In patients with inflammatory bowel diseases circulating LPS have been detected and also increased AP levels have been observed. The presence of the endotoxin is probably the consequence of the damaged intestinal mucosa leading to an increased LPS influx or gut translocation and causing or aggravating the systemic inflammatory response. The increased AP levels observed in these patients may be caused by the suboptimal detoxification of the gut-derived influx of LPS and a response thereof of non-intestinal organs. Thus it has been proposed that the liver sheds alkaline phosphatase (fast acting liver alkaline phosphatase) massively after having been insulted with LPS.
Systemic consequences of IBD may be induced and/or aggravated significantly by the influx of LPS. The proposed normal natural defense mechanism against LPS does include, amongst others, the cleavage of one of the phosphate groups from LPS by endogenous AP. It is therefore conceivable that a reduction in the amount of active LPS in the intestinal lumen by exogenously administered AP will result in a corresponding relative decrease of LPS-influx in the circulation of a subject and, as a consequence, inhibit the LPS medicated systemic inflammatory response. Moreover, dephosphorylated LPS will reduce the ability of LPS to activate TLR-4, resulting in decreased nuclear factor κB activation and a decreased local inflammatory response.
In order to investigate the clinical potential of exogenously administered BIAP for human use, its safety, tolerability and pharmacokinetics have previously been studied in animal toxicology studies and in subsequent Phase I and IIa clinical trials, respectively. These studies were done with intravenously administered BIAP. Following these studies and the successful completion of animal pharmacology studies and a human volunteer study with oral AP the next phase in the development of exogenously administered oral AP is to test the compound in a limited population of patients with IBD.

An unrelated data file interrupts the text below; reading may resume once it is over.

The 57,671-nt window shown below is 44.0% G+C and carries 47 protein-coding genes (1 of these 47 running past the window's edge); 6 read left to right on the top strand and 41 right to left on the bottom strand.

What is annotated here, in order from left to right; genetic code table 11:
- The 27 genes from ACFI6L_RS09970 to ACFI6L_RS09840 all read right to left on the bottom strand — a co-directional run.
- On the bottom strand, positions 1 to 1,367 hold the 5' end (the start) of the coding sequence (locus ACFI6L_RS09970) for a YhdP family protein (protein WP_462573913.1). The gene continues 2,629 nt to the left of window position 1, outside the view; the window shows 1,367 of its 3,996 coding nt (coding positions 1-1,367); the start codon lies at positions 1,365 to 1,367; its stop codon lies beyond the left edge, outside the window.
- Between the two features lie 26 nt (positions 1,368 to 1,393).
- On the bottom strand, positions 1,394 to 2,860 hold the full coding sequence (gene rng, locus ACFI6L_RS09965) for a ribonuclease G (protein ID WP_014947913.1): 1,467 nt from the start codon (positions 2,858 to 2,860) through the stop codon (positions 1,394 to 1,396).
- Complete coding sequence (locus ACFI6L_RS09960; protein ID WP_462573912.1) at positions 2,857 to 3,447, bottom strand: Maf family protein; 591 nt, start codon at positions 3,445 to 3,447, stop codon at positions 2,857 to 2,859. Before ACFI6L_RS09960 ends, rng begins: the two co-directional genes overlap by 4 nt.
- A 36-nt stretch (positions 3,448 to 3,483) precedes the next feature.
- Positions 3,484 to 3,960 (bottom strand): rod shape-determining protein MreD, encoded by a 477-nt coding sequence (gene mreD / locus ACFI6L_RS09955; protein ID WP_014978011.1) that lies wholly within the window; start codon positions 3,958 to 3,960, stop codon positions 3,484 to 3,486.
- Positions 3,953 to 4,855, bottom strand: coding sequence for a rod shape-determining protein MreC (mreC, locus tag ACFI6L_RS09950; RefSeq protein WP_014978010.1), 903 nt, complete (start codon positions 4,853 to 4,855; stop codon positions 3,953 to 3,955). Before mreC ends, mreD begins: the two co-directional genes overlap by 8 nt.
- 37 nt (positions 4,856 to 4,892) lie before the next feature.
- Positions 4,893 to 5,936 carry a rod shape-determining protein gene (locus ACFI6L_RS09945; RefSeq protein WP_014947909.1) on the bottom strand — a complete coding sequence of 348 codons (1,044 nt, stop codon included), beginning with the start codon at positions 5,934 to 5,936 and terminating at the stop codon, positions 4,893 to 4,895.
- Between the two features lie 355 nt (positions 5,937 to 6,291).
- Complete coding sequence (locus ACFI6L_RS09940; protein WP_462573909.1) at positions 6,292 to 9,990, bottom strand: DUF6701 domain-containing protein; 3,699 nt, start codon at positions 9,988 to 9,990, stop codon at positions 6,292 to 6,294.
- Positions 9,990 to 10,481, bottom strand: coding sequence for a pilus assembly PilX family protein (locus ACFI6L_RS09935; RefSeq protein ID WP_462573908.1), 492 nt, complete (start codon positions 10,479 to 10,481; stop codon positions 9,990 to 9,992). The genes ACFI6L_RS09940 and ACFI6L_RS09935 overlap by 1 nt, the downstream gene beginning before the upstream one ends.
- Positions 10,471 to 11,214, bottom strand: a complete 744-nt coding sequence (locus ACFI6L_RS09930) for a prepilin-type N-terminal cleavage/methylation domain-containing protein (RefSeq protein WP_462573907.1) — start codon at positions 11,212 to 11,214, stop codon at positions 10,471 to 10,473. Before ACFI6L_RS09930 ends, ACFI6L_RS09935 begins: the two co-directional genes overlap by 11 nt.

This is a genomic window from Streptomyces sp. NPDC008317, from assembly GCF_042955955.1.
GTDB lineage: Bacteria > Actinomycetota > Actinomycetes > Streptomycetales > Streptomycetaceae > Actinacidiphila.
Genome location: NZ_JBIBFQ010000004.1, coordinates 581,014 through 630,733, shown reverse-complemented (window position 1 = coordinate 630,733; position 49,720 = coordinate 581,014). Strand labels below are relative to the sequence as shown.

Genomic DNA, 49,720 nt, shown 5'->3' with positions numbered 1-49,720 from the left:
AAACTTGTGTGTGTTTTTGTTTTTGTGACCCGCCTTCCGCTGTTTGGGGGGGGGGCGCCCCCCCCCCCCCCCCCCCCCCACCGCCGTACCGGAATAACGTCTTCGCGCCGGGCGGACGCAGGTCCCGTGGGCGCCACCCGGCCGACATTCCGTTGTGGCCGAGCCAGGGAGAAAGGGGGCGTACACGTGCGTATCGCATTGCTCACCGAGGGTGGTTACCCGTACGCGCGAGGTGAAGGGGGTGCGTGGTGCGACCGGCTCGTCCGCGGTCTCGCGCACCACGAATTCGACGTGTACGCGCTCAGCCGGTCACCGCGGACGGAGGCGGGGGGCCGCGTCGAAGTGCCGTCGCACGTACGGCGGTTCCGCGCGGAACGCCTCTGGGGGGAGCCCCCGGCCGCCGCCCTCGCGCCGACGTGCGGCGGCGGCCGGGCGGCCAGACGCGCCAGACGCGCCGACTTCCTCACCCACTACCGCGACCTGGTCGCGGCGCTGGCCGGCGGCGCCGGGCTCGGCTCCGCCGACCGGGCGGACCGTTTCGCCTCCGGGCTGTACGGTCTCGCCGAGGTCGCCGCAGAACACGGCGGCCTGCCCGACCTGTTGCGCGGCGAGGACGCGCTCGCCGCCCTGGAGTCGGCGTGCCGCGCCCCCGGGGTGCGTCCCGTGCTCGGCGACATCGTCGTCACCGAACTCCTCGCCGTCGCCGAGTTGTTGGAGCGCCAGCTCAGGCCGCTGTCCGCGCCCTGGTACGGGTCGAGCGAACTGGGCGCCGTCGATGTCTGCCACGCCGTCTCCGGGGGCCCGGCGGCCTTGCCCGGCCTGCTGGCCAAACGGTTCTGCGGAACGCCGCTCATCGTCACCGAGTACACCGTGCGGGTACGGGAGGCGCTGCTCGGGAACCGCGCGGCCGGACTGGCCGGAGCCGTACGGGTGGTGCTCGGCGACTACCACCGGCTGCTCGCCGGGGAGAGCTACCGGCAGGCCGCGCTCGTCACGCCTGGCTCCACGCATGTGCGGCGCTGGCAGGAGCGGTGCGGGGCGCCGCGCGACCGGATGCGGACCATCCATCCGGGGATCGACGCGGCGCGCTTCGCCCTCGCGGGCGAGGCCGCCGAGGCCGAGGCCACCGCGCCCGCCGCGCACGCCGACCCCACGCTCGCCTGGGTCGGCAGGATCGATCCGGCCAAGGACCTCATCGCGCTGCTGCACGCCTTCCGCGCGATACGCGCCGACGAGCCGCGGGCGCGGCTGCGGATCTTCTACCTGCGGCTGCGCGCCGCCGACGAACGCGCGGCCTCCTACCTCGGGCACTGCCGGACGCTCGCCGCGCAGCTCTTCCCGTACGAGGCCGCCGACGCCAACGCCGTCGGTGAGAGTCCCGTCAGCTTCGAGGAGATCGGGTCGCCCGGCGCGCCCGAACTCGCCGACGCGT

Please refer to this study by its ClinicalTrials.gov identifier: NCT00727324
|Internal Clinic, Vitkovice Hospital Ostrava|
|Ostrava, Vitkovice, Czech Republic, 703 84|
|Teaching Hospital Olomouc, Dep. Internal Clinic|
|Olomouc, Czech Republic, 775 20|
|Center of Gastroenterology at General Teaching Hospital|
|Prague, Czech Republic, 120 00|
|Institute of Clinical and Preventive Medicine (IKEM), Clinic of Hepatogastroenterology|
|Prague, Czech Republic, 40 21|
|Università di Ancona - Nuovo Complesso Didattico, Facoltà di Medicina e Chirurgia, Clinica di Gastroenterologia|
|Ancona, Torrette, Italy, 60020|
|University of Bologna, Dept of Internal Medicine and Gastroenterology|
|Bologna, Italy, I-40138|
|Ospedale di Marsciano, Ambulatorio Gastroenterologia|
|Marsciano, Italy, 06055|
|Ospedale Santa Maria delle Croci, Servizio di Gastroenterologia e Endoscopia Digestiva|
|Ravenna, Italy, 48100|
|Università Cattolica di Roma, Dipartimento di Medicina Interna|
|Roma, Italy, 00168|
|Azienda Ospedaliera S. Camillo - Forlanini|
|Roma, Italy, I-00152|
|Ospedale Mauriziano, UOA Gastroenterologia|
|Torino, Italy, 10128|
|Principal Investigator:||Prof Milan Lukas, PhD, MD||University Prague, Czech Republic|
|Principal Investigator:||Prof Paolo Gionchetti, PhD, MD||Policlinico S. Orsola, Bologna, Italy|